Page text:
According to FEWS NET, the closure of gold mining sites and limitations on transport between cities have reduced income from migratory labour and remittances. Until recently, the curfew and partial closure of bridges in Khartoum have also limited people from reaching parts of the city where construction labour and petty trade are common. The cancelation of the Hajj—the annual Islamic pilgrimage to Mecca—and closure of borders is reportedly also leading to sharp declines in income from livestock and fish exports to Saudi Arabia, according to FEWS NET. As a result, poor households that depend on labour are suffering the humanitarian consequences of the pandemic, especially in Khartoum and other urban areas, such as Port Sudan.
Before COVID-19, about 9.3 million people were already in need of humanitarian support across Sudan. Years of conflict, recurrent climatic shocks and disease outbreaks continue to affect the lives and livelihoods of many Sudanese. The situation is worsening and now over 9.6 million people are facing severe hunger, in a country with already high malnutrition rates. Because of the fragile economy, more and more people are unable to meet their basic needs, as high inflation continues to erode families’ purchasing power. An average local food basket takes up at least 75 per cent of household income.
The Federal Government, the United Nations and humanitarian partners have jointed efforts to prevent and respond to the COVID-19 pandemic in Sudan. A COVID-19 Country Preparedness and Response Plan (CPRP), organized around nine pillars, is currently being implemented by UN agencies, NGOs and other partners in support to the Sudanese Government-led response.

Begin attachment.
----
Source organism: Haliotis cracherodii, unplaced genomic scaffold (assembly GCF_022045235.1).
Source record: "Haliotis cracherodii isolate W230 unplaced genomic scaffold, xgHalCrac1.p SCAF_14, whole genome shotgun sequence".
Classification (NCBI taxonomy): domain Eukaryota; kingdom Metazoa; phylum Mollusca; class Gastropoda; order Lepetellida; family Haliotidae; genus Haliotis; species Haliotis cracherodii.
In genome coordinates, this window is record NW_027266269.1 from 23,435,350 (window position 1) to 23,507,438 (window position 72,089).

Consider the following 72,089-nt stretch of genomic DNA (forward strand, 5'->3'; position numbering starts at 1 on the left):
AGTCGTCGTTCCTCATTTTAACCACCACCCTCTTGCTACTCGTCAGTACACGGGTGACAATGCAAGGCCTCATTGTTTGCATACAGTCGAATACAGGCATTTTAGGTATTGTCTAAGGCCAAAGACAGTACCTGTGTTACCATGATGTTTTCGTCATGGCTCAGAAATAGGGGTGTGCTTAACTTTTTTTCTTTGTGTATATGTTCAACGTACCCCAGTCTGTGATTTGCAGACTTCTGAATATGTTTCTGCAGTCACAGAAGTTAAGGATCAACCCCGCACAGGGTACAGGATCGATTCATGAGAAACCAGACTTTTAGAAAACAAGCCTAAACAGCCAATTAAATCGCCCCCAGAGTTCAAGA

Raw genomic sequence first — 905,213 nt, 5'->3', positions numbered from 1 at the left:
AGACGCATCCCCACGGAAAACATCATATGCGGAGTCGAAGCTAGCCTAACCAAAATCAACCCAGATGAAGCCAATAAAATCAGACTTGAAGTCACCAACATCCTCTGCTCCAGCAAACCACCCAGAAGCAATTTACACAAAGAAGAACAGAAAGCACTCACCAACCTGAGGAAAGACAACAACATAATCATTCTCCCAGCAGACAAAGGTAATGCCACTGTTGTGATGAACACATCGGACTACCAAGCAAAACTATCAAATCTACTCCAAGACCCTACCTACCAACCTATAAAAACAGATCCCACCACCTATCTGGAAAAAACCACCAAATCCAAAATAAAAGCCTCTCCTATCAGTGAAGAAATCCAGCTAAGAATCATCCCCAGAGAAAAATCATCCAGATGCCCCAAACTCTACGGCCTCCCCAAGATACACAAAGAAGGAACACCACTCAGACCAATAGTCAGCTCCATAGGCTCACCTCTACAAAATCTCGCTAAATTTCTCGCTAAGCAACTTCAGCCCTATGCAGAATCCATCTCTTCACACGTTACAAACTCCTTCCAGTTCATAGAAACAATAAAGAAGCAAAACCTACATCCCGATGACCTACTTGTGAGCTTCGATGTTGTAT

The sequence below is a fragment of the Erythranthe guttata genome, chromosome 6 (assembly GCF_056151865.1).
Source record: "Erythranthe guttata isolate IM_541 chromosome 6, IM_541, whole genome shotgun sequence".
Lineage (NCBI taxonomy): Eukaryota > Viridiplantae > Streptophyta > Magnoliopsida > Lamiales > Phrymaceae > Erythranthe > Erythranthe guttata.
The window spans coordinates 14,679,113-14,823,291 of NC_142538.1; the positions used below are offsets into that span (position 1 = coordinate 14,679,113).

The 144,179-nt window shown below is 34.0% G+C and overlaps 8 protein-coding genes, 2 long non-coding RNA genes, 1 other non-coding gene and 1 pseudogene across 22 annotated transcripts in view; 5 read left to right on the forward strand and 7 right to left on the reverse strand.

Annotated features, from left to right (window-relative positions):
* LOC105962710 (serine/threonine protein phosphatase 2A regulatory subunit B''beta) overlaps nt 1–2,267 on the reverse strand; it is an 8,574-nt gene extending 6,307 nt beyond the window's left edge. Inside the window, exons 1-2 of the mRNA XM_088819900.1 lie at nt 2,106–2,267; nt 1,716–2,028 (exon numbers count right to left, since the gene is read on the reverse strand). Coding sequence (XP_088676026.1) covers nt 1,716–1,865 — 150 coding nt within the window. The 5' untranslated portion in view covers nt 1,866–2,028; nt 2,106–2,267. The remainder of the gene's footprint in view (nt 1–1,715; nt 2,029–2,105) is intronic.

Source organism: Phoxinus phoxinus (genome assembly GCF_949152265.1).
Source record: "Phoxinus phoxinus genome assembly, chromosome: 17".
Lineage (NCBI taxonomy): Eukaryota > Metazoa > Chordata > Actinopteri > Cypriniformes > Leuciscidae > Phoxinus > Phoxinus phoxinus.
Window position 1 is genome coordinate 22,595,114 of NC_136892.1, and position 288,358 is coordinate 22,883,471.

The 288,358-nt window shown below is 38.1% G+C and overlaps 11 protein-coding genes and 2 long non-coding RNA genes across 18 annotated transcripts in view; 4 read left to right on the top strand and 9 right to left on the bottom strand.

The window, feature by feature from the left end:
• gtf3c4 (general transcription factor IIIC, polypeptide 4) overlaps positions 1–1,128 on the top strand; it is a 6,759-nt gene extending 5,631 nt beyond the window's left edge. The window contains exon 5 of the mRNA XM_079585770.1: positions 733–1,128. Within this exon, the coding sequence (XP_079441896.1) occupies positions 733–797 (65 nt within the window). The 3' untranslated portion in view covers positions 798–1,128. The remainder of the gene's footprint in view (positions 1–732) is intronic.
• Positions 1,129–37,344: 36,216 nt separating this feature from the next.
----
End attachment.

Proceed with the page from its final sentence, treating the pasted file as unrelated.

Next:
Aid actors are establishing quarantine or isolation spaces and shelters, providing the country with COVID-19 testing kits and setting up water points and handwashing stations in IDP and refugee camps and in host communities. Over 1,600 health workers and rapid response teams in at least 277 localities across Sudan have been trained, hygiene kits distributed to nearly 500,000 people and protective equipment to attend the needs of 6,000 health centres in the country. Over 25 million people have been reached with campaigns to raise awareness to prevent transmissions and at least 2.8 million people were reached with food assistance in May.
The Transitional Government initiated the Family Support Programme, with support of the World Food Programme (WFP), to mitigate the impact of the COVID-19-related restrictions on vulnerable families. The programme will provide 600,000 families—about 36 million people, nearly 80 per cent of the population—with US$5 per person per month.
An estimated $582 million was pledged by donors for this programme during the Sudan Partnerships Conference that took place in Berlin on 25 June.
The UN and its partners launched on 19 July the COVID-19 addendum to the Humanitarian Response plan, a US$283 million appeal to address the most immediate and critical needs of millions of Sudanese people affected by the health and humanitarian consequences of COVID-19.